Sharp makes the argument that Horford's scoring is somehow disruptive to the offense (which is a lot like saying bullets are disruptive in a gunfight). But as we see from the play breakdowns, Horford only used 4.3% of his possessions in ISO situations. Everything else came off of a set play. This on a team that too often was plagued by too much ISO play. Horford wasn't disruptive, if anything, he was part of the solution, not the problem.

So really, what we're left with is rebounding. On a team with Josh Smith, Zaza Pachulia, and a fleet of wings, Horford was 4% behind Noah, who was flanked by... Taj Gibson and Luol Deng. This isn't to say Noah's overrated as a rebounder. He's not. But the gap between he and Horford's work on the glass is not great enough to amke up for Horford's advantages on both offense and defense.

Joakim Noah is a terrific young player that is sure to be a central part of the Bulls' success, especially now that his low-post offense is not needed next to Carlos Boozer (once he returns from injury). But Al Horford, despite not grabbing headlines for his hair, expressions, or penchant for the green stuff is the more complete player. He's the underrated All-Star, but an All-Star for a reason.


Posted on: October 22, 2010 12:07 pm
Edited on: October 22, 2010 12:35 pm
 

Friday 5 with KB: Contraction, Horford, Melo



CBSSports.com's Ken Berger discusses contraction , Denver trades, and the upcoming season.
Posted by Matt Moore

Posted by Matt Moore


Each week we'll be bringing you five questions for our own Ken Berger of CBSSports.com about the inside happenings of the league. This week, Ken talks about the contraction issues , Denver's objectives in trade talks, and what he's looking forward to this season. You can email your questions to the Friday 5 With KB at cbssportsnba@gmail.com or hit us up on Twitter at @cbssportsnba .


1. Your report on the CBA discussions sent shockwaves through the blogosphere as you reported the league is considering contraction as an option. But with small-market owners Peter Holt and Glen Taylor as powerful as they are, aren't they two guys that would deeply oppose this concept?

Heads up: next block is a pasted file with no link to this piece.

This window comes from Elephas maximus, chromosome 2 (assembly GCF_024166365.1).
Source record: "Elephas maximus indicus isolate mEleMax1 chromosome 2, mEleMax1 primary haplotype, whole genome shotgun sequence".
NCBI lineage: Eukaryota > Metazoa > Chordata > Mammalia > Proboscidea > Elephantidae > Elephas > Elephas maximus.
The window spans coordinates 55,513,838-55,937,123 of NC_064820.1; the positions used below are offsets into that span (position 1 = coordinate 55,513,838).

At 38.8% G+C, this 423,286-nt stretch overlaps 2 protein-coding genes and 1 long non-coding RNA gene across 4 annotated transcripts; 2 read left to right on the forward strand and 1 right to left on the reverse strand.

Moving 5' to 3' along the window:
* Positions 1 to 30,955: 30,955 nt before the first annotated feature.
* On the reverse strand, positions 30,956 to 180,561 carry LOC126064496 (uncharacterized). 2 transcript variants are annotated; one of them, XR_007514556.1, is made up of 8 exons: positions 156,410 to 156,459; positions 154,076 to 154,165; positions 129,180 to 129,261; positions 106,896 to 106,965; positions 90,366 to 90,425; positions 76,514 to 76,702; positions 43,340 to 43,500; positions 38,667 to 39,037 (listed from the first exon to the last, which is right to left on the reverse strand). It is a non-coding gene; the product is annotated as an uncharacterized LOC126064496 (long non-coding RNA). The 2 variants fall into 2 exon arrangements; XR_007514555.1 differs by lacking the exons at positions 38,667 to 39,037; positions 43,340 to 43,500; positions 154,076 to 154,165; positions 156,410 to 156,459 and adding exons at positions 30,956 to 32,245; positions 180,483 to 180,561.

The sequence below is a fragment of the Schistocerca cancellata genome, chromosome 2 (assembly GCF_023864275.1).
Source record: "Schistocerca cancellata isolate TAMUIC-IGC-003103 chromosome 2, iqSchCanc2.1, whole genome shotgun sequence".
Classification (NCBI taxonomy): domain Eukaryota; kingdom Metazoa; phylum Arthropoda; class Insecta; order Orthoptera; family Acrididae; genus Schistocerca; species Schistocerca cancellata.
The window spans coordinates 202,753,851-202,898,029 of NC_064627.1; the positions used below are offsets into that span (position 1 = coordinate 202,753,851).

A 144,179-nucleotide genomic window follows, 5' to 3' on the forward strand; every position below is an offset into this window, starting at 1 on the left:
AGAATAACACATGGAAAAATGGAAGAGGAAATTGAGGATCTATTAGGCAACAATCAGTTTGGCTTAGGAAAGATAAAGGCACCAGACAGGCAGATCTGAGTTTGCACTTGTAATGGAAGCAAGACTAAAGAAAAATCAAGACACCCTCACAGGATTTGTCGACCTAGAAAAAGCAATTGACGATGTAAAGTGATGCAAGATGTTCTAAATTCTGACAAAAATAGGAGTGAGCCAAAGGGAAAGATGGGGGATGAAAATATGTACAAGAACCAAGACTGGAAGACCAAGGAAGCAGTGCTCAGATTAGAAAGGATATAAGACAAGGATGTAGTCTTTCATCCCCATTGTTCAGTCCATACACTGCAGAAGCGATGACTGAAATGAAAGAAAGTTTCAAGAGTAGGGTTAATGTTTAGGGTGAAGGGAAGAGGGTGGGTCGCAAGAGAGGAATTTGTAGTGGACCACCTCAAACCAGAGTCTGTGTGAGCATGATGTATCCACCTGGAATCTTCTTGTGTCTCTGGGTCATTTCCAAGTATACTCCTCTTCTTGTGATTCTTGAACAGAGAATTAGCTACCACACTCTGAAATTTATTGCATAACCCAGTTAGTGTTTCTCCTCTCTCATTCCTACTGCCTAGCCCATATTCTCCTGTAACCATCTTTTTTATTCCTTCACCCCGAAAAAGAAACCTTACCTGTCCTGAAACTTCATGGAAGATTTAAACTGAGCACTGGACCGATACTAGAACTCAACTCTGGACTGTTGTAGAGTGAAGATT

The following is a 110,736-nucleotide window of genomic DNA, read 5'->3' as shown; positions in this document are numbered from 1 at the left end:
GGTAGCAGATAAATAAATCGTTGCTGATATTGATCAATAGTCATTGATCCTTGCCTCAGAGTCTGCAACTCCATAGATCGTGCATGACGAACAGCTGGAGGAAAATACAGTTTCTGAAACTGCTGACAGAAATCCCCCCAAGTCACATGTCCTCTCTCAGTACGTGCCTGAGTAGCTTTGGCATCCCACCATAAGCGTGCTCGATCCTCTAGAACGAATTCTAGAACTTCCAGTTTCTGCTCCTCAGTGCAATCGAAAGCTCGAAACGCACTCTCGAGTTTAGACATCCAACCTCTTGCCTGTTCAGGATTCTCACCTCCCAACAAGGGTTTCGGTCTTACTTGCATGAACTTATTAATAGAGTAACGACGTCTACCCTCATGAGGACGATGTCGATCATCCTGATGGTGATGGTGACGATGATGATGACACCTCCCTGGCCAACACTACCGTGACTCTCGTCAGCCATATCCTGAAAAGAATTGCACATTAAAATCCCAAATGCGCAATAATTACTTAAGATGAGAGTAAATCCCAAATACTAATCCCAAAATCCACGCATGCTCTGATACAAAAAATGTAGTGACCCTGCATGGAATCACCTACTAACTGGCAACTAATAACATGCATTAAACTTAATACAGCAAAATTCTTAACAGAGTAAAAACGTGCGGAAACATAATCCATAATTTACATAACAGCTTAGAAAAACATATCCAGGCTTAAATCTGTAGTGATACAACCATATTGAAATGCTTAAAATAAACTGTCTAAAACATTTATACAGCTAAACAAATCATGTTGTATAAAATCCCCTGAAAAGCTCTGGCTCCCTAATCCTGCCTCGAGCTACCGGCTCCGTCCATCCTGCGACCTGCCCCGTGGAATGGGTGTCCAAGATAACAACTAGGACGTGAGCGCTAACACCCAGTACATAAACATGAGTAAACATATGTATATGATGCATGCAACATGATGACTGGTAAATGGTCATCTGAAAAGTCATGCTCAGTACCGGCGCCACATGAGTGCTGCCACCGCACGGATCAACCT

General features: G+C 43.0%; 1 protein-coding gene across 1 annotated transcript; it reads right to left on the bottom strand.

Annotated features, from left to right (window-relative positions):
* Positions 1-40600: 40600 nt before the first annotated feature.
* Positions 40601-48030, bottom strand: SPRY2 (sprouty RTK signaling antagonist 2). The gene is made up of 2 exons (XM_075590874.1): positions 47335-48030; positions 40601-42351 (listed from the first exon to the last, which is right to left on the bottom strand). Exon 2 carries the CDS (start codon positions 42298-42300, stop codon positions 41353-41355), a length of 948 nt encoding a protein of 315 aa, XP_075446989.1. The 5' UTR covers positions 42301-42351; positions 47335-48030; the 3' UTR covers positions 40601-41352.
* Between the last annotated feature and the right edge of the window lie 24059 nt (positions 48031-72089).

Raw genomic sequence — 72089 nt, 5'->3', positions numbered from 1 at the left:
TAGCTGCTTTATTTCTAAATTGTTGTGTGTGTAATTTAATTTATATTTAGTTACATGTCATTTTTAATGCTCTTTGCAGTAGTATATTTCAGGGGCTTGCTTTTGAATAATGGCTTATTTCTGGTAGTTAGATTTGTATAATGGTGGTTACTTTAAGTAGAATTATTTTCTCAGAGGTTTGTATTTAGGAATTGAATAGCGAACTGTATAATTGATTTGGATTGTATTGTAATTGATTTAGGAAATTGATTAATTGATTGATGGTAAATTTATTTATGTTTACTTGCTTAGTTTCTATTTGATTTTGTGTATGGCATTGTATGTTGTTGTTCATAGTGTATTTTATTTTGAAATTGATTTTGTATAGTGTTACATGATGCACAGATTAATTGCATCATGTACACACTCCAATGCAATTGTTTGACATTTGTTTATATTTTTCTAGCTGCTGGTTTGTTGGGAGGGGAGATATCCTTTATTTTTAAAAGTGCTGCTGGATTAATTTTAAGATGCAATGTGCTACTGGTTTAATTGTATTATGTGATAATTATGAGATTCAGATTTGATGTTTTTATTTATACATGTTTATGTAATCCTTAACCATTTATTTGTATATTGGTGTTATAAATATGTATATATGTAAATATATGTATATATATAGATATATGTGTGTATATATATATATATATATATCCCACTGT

Ken Berger, CBSSports.com: Yes and no. In Taylor's case, I believe he'd oppose it only if his franchise were being eliminated. But business would be better for him if another struggling franchise were axed. In Holt's case, remember that the profitability challenge isn't about market size. It's about revenue. Yes, there are big and small markets, but that's not the point. The point is, there are high-revenue teams (such as the Lakers, who rake in nearly $2 million at the gate per home game) and there are low-revenue teams (such as the Grizzlies and Timberwolves, who make $300,000-$400,000). There are small-market teams that generate at or close to $1 million per home game (Oklahoma City, San Antonio, Utah), and there are teams in large metro areas that struggle (Atlanta, Washington, Philadelphia). What the league has to constantly look at is, are the low-revenue teams doing as well as they possibly can in the markets where they're doing business? If the answer is yes, there are three ways to deal with it: 1) enhance revenue sharing to the point where those teams can compete and profit; 2) relocation; or 3) contraction. No. 3 is clearly a last resort, but you'd have to be the most rose-colored-glasses type in the world not to see that the NBA would benefit immensely from getting rid of two teams. The league as a whole would be more profitable, and the product would be better.

 2. Let's turn to our best-selling show, "As Melo Turns." You reported this week that Denver's exploring a series of one-on-one deals. We have serious questions about how good of a deal this is for Denver, particularly the whole "Anderson 'Flopsy' Varejao" angle. So what positions do you think they're aiming for with these one-offs? Or is it just any upgrade they can get?

KB: Denver's top priorities remain as follows: draft picks, young players, and cap relief. In recent weeks, after the four-way fell apart, they've added something to the list: getting rid of Kenyon Martin and/or J.R. Smith in the deal. Executives familiar with their strategy say the Nuggets appear close to abandoning another component of their wish list: a veteran player who is a decent replacement for Anthony. The thought being, if you're getting worse in the short term without Melo, why not go all the way and set yourself up to rebuild the right way? Why not "be Sam Presti," as one exec put it to me. So the long answer to your question is that the Nuggets' approach is in flux on every level, but there are certain things they feel they have to get out of this: draft picks, young players, and cap relief. If they decide to go ahead and move K-Mart and J.R., and give up the notion of trying to patch the hole with, say, Andre Iguodala, they'd be in a position to get more of all three.